The dust has settled, HP will be the new owner of 3PAR in a few months, and now there's nothing left but the Monday-morning quarterbacking.
Is Dell washed up in the cloud market? Did HP overpay? And what does it all mean for other storage providers, namely IBM and EMC?
All good questions, and ones that will only be fully answered in time. But if I were to look into my crystal ball, I would say that 1) HP probably overpaid, but could turn things to its advantage with some innovative technology pairings; 2) Dell was right to walk away when the price got too high and is by no means out of the game yet; and 3) EMC is likely to maintain its dominant position in storage for a while longer.
On the surface, $2.4 billion seems like an extremely high price to pay for 3PAR. This is a company, after all, that commands less than 1 percent of the overall data-storage market, so from a raw market share perspective it leaves HP still locked in a three-way race for second place with NetApp and IBM.
But as PCWorld.com's Michael Ansaldo pointed out recently, the key thing to keep in mind is that the storage industry is on the verge of a complete makeover with the rise of cloud computing. In this new order, big-box storage systems won't matter as much as the ability to effectively provision and then reconfigure storage resources in response to changing data requirements. That's where 3PAR excelled, and its value to future storage revenues cannot be overstated. If HP can effectively integrate 3PAR into StorageWorks-and there's no reason to think it can't-then it will have a very flexible platform capable of accommodating all sorts of data environments.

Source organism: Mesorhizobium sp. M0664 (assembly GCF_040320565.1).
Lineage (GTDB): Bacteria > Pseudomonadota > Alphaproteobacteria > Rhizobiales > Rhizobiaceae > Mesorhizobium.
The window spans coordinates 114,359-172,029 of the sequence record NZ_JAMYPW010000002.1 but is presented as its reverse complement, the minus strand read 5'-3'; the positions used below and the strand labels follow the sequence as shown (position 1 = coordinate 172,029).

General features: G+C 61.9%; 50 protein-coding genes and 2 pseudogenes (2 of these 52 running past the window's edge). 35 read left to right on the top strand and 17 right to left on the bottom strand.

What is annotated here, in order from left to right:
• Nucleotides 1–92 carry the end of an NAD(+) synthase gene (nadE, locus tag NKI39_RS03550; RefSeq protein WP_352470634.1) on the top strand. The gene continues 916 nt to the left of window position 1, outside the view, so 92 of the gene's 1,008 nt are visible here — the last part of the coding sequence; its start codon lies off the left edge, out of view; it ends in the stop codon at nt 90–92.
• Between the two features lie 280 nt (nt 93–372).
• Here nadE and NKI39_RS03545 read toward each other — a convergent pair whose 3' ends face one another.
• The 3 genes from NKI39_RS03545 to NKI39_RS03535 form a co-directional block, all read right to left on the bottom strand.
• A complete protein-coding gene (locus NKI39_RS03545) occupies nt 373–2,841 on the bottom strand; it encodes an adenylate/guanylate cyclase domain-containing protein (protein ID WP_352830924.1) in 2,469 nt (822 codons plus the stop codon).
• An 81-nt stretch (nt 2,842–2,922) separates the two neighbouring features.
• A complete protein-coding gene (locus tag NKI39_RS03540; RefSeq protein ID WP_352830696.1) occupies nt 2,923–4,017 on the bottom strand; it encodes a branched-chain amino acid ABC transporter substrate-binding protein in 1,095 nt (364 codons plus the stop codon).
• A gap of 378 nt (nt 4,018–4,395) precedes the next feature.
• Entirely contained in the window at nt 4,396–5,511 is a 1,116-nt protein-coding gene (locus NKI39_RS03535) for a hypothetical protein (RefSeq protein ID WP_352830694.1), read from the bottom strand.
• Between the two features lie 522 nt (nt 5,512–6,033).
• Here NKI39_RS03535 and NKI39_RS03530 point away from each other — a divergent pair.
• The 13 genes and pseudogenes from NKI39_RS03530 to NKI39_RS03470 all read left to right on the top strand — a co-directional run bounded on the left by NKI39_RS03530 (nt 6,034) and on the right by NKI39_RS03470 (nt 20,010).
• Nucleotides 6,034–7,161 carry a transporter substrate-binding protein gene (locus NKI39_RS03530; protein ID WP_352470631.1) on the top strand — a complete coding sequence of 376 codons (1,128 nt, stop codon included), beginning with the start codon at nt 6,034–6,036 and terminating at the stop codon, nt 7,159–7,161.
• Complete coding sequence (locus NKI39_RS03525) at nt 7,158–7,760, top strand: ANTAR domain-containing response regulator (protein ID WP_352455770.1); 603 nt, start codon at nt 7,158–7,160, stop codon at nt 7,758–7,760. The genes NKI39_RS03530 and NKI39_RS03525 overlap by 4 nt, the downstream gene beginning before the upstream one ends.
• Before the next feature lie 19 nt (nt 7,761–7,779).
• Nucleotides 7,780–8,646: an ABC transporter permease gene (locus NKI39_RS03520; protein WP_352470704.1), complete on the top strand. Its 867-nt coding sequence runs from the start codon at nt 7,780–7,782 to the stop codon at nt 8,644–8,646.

To be sure, EMC and IBM are already pretty far along this road -- EMC by virtue of its relationship with VMware and IBM through a series of acquisitions over the past few years, including XIV, Storewize and others, all of which the company picked up for a lot less than $2.4 billion. So the cash HP is laying out for 3PAR is intended to maintain parity, not necessarily excel.
So where does all this leave Dell? Certainly not without options. There are a number of acquisition prospects out there that could easily provide the kind of storage management needed to compete in the cloud. Compellent comes to mind, having just extended support of its Fluid Data system to the vSphere 4.1 platform. Another is Isilon, which makes scale-out unified storage systems capable of supporting both block and file services. Both of these companies can be had at bargain prices compared to the 3PAR tab.
That the changes happening in the storage industry are playing out on Wall Street is no surprise. This happens to be one of the few bright spots in the global economy right now with sales surging some 20 percent in the second quarter. With that much blood in the water, the tendency is to get in on the action now and sort out the winners and losers later.